Avatar and Paranormal Activity were the most expensive and least expensive movies of 2009, respectively, yet there is one cost that neither project was burdened with: the cost of film. It used to be that in order to even experiment with a camera, you would need institutional backing to pay for the cost of film, which can cost thousands of dollars for a 90-minute movie. Today, digital cameras, such as the RED One, yield the same quality as film, for a fraction of the price. In addition, editing and post-production—traditionally another huge cost for any project—can now be done at home for almost nothing, thanks to programs like Final Cut and even iMovie.
Low-cost filming and editing solutions have been around for several years now and have helped independent filmmakers immensely. The real exciting technology on the horizon now is digital projection. Even though many recent films, such as The Curious Case of Benjamin Button and Slumdog Millionaire, were shot digitally, they paradoxically had to be converted backwards to film in order to be shown with the outdated projectors employed in most movie theaters. Just like shooting on film, this is very expensive, so it prevents low-budget filmmakers from being able to present their work to a large audience. 3D movies that require digital projection, such as Avatar, are forcing many theaters to replace their film projectors with new digital ones. Once this transformation takes place (AMC, for example, plans to replace all film projectors with digital ones by 2012), there is no physical barrier standing between low-budget filmmakers and large theater audiences.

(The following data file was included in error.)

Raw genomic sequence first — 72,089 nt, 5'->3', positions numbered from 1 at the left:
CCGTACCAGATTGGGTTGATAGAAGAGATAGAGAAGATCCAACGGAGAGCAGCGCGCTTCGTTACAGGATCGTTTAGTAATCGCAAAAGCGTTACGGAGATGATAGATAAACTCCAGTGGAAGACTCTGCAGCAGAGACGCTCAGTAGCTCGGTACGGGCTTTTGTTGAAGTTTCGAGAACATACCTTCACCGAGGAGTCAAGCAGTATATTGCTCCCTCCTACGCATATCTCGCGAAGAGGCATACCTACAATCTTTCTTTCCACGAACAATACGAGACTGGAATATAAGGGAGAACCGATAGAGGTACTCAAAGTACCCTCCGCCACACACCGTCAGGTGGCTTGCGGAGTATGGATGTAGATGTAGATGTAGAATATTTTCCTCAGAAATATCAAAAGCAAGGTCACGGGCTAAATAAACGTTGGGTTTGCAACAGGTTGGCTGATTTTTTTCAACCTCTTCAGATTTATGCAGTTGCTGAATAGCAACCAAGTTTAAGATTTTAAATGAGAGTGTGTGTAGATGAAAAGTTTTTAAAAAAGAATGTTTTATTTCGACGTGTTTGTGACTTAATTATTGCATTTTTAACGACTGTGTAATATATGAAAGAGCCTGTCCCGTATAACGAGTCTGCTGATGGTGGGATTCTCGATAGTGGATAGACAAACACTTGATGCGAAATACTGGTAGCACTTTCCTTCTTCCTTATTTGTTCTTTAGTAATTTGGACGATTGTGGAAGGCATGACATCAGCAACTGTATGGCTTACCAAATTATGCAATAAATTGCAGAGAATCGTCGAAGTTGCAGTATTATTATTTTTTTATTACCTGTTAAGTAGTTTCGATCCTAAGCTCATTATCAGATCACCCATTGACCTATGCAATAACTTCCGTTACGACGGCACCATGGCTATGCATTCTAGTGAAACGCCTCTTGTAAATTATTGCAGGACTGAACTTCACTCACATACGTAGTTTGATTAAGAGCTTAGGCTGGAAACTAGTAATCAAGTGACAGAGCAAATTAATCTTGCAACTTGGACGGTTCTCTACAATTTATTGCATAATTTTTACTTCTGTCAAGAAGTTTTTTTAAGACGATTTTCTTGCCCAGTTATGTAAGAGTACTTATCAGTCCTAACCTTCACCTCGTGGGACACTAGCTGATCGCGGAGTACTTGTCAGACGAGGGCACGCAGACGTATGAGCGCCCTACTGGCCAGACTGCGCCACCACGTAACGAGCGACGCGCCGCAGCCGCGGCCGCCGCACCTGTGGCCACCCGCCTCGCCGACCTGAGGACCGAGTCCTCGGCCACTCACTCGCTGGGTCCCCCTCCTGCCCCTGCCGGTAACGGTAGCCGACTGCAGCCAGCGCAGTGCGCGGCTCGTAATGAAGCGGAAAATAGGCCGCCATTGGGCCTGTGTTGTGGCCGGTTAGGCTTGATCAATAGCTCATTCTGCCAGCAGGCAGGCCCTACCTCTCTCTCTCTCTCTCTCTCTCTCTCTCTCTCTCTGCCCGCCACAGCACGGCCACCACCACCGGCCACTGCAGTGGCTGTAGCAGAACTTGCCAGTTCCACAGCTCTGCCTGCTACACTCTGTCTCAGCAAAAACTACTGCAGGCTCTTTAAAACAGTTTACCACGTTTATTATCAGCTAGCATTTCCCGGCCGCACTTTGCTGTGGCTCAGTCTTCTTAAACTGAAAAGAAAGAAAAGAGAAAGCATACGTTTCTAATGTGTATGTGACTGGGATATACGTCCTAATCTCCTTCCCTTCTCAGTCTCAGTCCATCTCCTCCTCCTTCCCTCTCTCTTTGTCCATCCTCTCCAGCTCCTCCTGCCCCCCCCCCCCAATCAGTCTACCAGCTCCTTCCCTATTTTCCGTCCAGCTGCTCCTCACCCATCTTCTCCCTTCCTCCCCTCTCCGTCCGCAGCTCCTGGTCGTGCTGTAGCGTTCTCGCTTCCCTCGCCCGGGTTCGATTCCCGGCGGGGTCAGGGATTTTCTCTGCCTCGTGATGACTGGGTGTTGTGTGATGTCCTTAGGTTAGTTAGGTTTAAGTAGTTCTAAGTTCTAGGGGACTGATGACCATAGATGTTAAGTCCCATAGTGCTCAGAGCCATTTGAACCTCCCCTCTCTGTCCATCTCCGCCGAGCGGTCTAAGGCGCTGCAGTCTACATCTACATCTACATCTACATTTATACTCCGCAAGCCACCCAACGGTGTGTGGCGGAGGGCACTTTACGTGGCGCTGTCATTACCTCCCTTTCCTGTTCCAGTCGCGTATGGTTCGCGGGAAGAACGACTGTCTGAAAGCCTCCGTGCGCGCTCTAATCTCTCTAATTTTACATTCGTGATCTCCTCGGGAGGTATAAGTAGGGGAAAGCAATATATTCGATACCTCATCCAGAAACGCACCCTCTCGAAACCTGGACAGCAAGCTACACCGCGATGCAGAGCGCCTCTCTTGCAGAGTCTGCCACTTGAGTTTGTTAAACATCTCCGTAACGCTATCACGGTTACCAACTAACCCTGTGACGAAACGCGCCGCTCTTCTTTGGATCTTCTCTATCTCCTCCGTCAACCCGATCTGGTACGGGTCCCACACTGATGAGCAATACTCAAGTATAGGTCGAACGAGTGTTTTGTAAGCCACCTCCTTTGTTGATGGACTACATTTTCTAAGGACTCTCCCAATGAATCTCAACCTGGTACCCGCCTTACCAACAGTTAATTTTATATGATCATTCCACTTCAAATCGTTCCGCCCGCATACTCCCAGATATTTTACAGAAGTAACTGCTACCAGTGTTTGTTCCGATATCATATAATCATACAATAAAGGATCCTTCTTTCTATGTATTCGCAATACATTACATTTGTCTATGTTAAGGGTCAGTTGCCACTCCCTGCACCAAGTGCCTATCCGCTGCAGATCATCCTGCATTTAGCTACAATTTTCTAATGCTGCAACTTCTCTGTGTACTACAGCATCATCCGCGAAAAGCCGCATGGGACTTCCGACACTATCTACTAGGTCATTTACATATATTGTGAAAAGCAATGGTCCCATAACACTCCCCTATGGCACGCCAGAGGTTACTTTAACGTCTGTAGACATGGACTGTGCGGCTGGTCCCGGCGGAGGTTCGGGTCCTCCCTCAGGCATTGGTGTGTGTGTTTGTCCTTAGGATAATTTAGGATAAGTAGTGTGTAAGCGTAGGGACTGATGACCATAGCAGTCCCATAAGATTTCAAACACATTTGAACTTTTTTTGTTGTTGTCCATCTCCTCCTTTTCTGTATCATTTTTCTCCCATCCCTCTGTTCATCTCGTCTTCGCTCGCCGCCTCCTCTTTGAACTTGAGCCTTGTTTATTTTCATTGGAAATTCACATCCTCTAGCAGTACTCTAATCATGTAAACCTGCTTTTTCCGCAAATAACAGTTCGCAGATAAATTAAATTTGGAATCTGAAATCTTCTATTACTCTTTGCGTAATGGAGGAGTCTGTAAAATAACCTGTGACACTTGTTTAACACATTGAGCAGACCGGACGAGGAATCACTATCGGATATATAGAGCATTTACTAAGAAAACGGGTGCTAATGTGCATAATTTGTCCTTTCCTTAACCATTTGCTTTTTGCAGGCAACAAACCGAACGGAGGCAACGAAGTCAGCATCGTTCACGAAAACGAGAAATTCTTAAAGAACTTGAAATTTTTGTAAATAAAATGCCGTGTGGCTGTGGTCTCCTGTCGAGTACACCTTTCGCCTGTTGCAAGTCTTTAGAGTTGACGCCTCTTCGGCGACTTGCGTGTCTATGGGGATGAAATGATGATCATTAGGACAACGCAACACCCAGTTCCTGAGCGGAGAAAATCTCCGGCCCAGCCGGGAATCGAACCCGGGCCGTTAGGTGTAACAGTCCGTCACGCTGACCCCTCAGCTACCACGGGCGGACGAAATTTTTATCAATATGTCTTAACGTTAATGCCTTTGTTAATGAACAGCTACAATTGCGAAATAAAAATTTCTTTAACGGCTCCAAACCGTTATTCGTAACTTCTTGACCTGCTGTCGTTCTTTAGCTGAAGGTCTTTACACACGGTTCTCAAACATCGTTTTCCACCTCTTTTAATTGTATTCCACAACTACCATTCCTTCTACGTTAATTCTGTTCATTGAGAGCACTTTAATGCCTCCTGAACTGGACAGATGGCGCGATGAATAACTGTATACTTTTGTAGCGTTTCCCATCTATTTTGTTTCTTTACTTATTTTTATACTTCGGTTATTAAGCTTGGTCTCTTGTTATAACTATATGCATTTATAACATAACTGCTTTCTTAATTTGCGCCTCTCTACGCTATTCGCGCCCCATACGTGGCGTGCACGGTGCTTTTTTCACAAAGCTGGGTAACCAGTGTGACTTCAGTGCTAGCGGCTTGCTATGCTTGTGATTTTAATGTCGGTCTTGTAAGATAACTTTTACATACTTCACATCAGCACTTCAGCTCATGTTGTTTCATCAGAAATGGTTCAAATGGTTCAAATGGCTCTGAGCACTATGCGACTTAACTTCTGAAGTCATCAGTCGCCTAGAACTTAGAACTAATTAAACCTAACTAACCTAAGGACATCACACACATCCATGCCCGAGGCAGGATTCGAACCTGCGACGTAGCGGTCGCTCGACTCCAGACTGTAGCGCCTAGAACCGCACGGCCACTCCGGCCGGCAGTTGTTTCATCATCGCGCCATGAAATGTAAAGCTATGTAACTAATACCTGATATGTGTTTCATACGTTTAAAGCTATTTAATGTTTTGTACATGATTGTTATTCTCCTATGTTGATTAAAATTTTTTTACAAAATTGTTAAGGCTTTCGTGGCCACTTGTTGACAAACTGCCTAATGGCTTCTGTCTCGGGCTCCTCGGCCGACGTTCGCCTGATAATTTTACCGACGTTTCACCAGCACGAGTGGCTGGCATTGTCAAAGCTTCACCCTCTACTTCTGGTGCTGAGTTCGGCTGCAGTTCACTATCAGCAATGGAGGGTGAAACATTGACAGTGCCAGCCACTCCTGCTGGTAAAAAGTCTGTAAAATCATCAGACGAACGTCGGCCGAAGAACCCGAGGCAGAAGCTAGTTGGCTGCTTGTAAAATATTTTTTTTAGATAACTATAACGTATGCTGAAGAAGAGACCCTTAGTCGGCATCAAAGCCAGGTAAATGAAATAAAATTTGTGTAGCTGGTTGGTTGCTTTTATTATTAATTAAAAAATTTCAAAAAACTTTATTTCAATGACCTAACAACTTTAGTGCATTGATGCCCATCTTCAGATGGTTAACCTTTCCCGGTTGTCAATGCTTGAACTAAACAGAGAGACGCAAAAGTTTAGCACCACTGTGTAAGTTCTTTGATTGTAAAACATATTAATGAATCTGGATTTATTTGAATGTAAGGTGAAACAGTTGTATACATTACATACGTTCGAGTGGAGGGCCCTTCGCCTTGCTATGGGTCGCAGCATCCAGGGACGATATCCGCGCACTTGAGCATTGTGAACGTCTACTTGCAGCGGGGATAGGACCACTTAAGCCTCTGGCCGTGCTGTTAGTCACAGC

Of course, another obstacle more daunting for independent filmmakers than the physical roadblocks remains: legal issues. Although any video file on an external hard drive can soon be shown in any movie theater, most theater chains have distribution deals worked out with studios, so that only certain movies are allowed to be screened in certain places. Translation: don’t expect the documentary you made in class to get shown at the Loews Boston Common any time soon.
The goal of the movie industry, just like that of any other business, is to make money. Hollywood holds no latent discrimination against independent filmmakers (well, we hope not); it’s just that low-budget, specialized, limited-release films are harder to generate money with than big-budget, mass-market studio films. One of the most important functions of a studio is marketing; that is, getting the word out to the public and generating a buzz so that audiences will purchase the product. Most independents are too non-traditional to be marketed to the masses, so studios don’t want to waste their time and money on them. Consequently, independents aren’t marketed well, which dooms their business to obscurity.
Cue the Web 2.0 revolution. In only the last five years, the Internet has finally proven itself as humanity’s most powerful tool for mass-mobilization. Facebook, Twitter, YouTube…it’s now possible for a kid with a webcam to screen content to millions of viewers without spending a dime. Although it is still difficult to predict how to best monetize that potential, it’s clear that you no longer need a big budget or a fancy contract to market your creations.